We’ve all heard the refrain “sticks and stones may break my bones, but words will never hurt me.” The truth is, words and word choice can make a big difference in people’s perceptions – including perceptions that affect the safety of everyone using our streets to drive, walk or bike. Research published in the Dec. 2019 issue of “Transportation Research Interdisciplinary Perspectives” shows that subtle shifts in language used in reporting pedestrian-related traffic crashes can influence how readers identify traffic safety problems and solutions.
For example, the language used in the Scottsbluff Star-Herald March 5 story about a driver hitting a student in front of Scottsbluff High School put the focus on the student victim and used the word “vehicle” instead of “driver” in the headline and first sentence of the story. This type of framing tends to cause readers to react by blaming the student and also obscures the role of human error in the crash, making it sound like an object was to blame. The story did provide context that research shows is important for building support to make safety improvements: this crash was the second in a year in which a driver hit a student in front of the high school. If a pattern of crashes is identified in the story, readers are more likely to think infrastructure changes are needed, rather than blaming the individuals involved in the crash.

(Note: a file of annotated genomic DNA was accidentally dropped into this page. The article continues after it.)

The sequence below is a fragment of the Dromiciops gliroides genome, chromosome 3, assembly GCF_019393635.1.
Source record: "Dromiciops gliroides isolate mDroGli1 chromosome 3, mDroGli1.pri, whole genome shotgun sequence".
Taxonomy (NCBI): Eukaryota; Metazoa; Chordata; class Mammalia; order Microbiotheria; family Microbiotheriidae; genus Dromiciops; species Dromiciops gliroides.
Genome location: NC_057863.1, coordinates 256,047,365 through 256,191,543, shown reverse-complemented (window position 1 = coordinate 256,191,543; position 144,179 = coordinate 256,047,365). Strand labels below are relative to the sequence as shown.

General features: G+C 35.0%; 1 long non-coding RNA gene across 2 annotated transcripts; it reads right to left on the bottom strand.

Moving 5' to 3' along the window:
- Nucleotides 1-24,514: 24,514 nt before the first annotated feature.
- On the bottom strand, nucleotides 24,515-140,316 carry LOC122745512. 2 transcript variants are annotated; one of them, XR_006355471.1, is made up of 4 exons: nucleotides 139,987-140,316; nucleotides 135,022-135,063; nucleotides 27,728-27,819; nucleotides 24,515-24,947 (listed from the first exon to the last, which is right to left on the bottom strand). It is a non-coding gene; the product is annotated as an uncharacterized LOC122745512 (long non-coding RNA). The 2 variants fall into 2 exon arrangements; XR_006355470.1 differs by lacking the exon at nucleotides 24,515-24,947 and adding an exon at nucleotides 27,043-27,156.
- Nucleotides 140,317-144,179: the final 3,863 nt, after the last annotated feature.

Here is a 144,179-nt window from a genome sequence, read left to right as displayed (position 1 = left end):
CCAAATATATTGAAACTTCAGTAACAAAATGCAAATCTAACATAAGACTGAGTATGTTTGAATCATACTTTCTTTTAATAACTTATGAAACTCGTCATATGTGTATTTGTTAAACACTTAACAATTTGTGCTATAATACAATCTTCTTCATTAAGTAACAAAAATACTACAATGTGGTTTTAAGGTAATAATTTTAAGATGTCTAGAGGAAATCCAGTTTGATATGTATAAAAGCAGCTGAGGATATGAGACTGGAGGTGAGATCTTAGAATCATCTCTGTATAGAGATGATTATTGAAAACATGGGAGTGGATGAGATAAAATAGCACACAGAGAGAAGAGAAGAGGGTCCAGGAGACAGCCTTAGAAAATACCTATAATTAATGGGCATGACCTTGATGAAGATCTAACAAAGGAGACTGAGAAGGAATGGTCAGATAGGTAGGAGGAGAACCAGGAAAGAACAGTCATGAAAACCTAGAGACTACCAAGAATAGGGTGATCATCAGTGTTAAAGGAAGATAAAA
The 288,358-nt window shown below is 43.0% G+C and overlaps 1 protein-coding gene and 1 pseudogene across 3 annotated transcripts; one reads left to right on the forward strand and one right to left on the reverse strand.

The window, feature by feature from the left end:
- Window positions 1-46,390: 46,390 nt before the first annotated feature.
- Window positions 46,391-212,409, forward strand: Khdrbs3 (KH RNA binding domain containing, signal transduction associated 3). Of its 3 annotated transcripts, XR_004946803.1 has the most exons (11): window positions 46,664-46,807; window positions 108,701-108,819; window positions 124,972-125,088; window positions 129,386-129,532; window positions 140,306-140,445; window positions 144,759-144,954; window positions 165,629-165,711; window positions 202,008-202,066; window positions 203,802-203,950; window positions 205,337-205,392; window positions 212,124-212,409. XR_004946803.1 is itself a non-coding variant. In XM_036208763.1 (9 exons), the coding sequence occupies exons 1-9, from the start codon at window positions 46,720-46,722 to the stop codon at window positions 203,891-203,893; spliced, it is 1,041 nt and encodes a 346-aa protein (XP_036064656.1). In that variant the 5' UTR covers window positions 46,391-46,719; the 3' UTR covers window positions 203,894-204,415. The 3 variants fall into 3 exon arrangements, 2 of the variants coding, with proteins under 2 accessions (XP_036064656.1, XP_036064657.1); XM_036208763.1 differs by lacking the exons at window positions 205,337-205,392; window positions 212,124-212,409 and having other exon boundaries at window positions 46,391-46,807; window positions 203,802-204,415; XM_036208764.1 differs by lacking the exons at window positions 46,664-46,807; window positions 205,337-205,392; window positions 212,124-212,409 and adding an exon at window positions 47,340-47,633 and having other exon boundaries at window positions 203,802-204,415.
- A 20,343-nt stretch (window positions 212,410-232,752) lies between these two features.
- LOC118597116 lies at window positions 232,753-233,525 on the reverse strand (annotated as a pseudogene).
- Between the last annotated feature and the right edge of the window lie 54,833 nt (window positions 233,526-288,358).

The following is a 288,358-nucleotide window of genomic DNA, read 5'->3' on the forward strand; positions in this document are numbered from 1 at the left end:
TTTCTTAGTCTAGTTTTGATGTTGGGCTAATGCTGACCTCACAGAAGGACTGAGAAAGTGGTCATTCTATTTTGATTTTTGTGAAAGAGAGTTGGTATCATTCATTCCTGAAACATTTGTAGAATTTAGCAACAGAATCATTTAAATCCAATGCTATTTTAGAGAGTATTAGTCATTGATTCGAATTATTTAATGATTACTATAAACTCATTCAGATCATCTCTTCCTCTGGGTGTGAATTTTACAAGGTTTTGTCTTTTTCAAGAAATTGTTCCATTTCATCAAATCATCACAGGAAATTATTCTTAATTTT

For an interesting experiment, try looking up the various news reports on this story on social media. Look at how the story was framed, and then look at the types of comments people leave on the story.
And a final word-related plea regarding street safety: the City of Scottsbluff should revisit the wording on its street closure notices. The current template identifies the “motoring” public – wording that ignores the fact that people walking or biking may also be affected by the street closure, and which falsely implies that only motorized vehicles are legitimate users of our public streets.
Board President, Bike Walk Nebraska
Member, Tri-City Active Living Advisory Committee